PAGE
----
Threshold is a key predictor for cyclists. Whether you’re a roadie, an MTB rider or a triathlete, improving your threshold power is your best avenue to improve your fitness and your results.
What is threshold? You’ll see many terms out there; such as lactate threshold, aerobic threshold, anaerobic threshold and others. The functional definition I use is simply how hard you can ride for 1 hour (as defined by power output and/or average heart rate) at an all-out Time Trial race-pace effort.
Improving threshold really means two things:
- Improving your power output (which is the key for any cyclist….riding longer at a higher wattage), and
- Increasing the time you are able to ride at this level.
Improving threshold power and duration required dedicated work right at this level. The intervals are long and the work load is high. It takes a tremendous amount of effort (both mental and physical) to complete these intervals, but the payoff will be great.
Here’s a great workout you can use to improve upon your threshold:WARMUP:
5 minutes spin
3 x 1 minute “fast pedal” drills (110+ rpm), each followed by 1 minute easy spin recovery
5 minute sub-threshold effort. This is warm-up only, so don’t overdo the effort. The purpose is to warm up your muscles and open blood vessels, not to have you tired out for the main part of the ride.
5 minute easy spin recovery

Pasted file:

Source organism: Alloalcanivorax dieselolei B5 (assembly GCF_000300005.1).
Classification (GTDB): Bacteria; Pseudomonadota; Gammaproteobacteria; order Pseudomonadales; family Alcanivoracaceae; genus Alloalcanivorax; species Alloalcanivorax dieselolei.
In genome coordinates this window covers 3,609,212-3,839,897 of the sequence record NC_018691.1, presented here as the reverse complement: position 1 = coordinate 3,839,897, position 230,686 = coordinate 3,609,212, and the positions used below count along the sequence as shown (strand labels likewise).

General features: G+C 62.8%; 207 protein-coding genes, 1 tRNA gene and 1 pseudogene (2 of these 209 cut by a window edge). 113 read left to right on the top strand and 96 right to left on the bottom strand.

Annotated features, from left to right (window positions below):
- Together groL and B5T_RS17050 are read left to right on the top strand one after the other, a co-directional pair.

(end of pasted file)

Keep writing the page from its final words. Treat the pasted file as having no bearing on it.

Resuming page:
3-4 x 8 minute intervals at your current threshold. If you train with power, your target is to ride at 91 – 105% of your Functional Threshold Power (FTP). If you train with Heart Rate, your target is to reach and maintain 95% – 105% for the entire duration. Note that heart rate lags effort, and that your heart rate may take up to 5 minutes to reach this level. Meter out your effort accordingly. The more thorough warmup you had, the quicker your heart rate should climb, so your warmup is very important to this workout.
Recovery interval between the hard efforts should be 2 – 4 minutes, depending on your fitness level.
Cadence should be your self-selected cadence, but strive for 85-95 rpm.
NOTE: You should complete a ride similar to this once per week. As your fitness level improves, increase the length of your intervals. Start out at 3 x 8, then progress to 2 x 10, then 2 x 12, 2 x 15 then 2 x 20 for highly advanced riders.
NOTE: You can also include some cadence work in this ride by changing cadence every 3-5 minutes. For example, you could ride 3 minutes at 85 rpm, then increase to 90, then 95 then back down. I’ve mentioned several times the importance of cadence changes. So double the benefit of this tough interval workout be including cadence changes as well.
10 – 15 minutes or more of easy spinning. You can end the workout there, or you could continue building your aerobic base by additional riding in z2-3 (endurance/tempo)
Train smart and train hard!
Please contact me with questions or if you’d like to work together in order to help you achieve your goals.